After their launch, NFTs become available on secondary marketplaces like OpenSea or Magic Eden. If you own a NFT, you can list it on one of these secondary marketplaces for the price of your choosing.
Many people quickly offload their NFTs. This practice is called "flipping." This can be an effective strategy to make a quick profit. If the collection sold out in seconds, for example, many people likely missed out and will gladly pay more than the mint price on a secondary marketplace.
If flipping sounds appealing to you, keep in mind that blockchains have transaction fees (called gas fees). These can quickly eat into potential profits. Therefore, make sure you're taking this into consideration.
4. Why is an NFT's floor price important?
An NFT collection's floor price is the cheapest NFT from the collection currently for sale. For example, the cheapest CryptoPunk as of this writing is listed for almost 67 Ether, the token native to the Ethereum blockchain -- just over $200,000.
In my opinion, many NFT enthusiasts aren't planning to buy and hold for the long term; rather, they're hoping to make a quick gain by buying NFTs from new collections and then selling once they gain popularity.
One way to gauge popularity is by watching the floor price. A steadily rising floor price suggests demand is rising. By contrast, a steadily declining floor price could set off a domino effect of sellers -- each listing for slightly cheaper than the seller before them in a mad dash for the exit.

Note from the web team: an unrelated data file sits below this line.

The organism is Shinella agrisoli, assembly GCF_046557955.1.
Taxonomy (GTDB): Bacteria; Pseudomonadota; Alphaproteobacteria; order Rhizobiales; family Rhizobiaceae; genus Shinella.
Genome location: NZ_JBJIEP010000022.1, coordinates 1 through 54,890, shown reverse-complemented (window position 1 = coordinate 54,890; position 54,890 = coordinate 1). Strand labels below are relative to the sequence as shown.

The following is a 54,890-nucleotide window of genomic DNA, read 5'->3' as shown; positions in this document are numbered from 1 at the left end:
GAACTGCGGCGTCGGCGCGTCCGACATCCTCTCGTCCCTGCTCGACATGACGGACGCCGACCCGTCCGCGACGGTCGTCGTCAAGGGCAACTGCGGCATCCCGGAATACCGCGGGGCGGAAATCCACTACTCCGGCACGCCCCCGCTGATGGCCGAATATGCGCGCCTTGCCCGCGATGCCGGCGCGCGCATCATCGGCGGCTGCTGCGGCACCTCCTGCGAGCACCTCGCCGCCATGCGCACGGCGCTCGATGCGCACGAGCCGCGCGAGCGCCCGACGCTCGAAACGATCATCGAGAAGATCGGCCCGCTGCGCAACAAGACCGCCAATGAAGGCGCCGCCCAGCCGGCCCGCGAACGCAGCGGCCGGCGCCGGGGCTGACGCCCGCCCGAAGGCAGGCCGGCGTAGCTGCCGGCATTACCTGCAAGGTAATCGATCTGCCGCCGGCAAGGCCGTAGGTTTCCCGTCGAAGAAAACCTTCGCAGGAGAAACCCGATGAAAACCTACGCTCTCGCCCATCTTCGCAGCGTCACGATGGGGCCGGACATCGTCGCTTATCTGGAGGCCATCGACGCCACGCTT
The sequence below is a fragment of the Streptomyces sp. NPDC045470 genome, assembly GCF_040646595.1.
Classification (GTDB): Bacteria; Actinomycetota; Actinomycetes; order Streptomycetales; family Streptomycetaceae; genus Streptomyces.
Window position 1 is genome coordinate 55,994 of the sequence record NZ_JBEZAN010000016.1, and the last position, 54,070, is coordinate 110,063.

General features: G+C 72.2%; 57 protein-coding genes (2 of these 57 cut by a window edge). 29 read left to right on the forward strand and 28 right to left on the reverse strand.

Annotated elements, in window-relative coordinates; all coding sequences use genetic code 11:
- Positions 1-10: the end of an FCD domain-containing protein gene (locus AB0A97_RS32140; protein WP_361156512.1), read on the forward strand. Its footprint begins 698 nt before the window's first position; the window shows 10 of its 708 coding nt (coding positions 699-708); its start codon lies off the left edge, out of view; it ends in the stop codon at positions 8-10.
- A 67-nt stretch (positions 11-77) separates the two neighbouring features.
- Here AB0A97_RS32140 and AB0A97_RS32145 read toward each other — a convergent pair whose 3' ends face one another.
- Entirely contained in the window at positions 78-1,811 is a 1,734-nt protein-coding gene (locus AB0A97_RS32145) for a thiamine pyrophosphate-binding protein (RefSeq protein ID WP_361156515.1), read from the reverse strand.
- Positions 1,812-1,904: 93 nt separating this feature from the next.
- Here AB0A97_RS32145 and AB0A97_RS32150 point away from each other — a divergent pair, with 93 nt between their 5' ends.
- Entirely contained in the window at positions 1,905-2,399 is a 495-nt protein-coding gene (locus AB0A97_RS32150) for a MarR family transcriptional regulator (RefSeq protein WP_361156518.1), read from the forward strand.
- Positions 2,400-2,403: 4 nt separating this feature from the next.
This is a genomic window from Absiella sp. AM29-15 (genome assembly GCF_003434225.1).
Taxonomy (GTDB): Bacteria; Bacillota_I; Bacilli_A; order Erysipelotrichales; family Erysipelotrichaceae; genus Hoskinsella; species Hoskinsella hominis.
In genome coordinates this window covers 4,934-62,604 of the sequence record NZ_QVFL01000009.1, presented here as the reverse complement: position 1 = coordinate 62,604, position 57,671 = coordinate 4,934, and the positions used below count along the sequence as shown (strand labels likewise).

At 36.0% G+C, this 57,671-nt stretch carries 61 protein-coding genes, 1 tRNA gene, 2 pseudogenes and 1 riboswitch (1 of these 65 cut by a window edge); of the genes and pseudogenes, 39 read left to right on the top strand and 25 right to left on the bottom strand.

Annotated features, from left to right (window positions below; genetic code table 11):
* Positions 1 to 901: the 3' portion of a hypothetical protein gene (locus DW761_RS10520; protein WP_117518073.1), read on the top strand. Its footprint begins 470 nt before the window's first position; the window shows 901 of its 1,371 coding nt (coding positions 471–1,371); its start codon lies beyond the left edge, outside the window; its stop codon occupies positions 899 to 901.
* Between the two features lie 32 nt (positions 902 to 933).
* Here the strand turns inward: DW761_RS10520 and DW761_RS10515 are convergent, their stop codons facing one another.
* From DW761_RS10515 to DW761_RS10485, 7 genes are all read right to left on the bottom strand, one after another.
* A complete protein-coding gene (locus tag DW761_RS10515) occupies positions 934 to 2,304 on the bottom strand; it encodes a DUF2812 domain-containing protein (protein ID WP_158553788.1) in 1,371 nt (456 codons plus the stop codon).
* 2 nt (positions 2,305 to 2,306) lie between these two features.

5. Beware of the rug pull
Not all NFT buyers are in it to make a quick buck. Many NFT collections come with a roadmap -- the creator has a long-term vision for how the profits will be used to build other things. This roadmap could include more NFT collections, video games, or projects in the metaverse. Some people intend to hold their NFTs so they can participate in the ongoing project.
Unfortunately, there are some bad actors in the NFT space. On Feb. 6, one NFT project called Balloonsville admitted on social media that it was a rug pull. "Y'all really believe anything nowadays," the account wrote before disappearing.
Balloonsville reportedly made around $2 million from minting 5,000 NFTs. Many buyers were there for the roadmap. However, a rug pull means that the project's creator(s) took the money and ran -- they aren't actually going to do what they said they would. Tragically, this happens all too often and easily because many NFT creators remain anonymous.
Marketplaces and launchpads are trying to solve this problem by improving the verification process. And Magic Eden is trying to make things right for Balloonsville NFT holders.
However, the rug-pull issue highlights the takeaway for this article: The NFT space can be wild and speculative. If you decide to buy your first NFT (like I recently did), make sure you only put in a relatively small amount of money -- funds you're OK losing in a worst-case scenario. Don't be lured into spending an exorbitant amount on NFTs in hopes of quickly striking it rich. As we've seen, there are many ways for things to go south.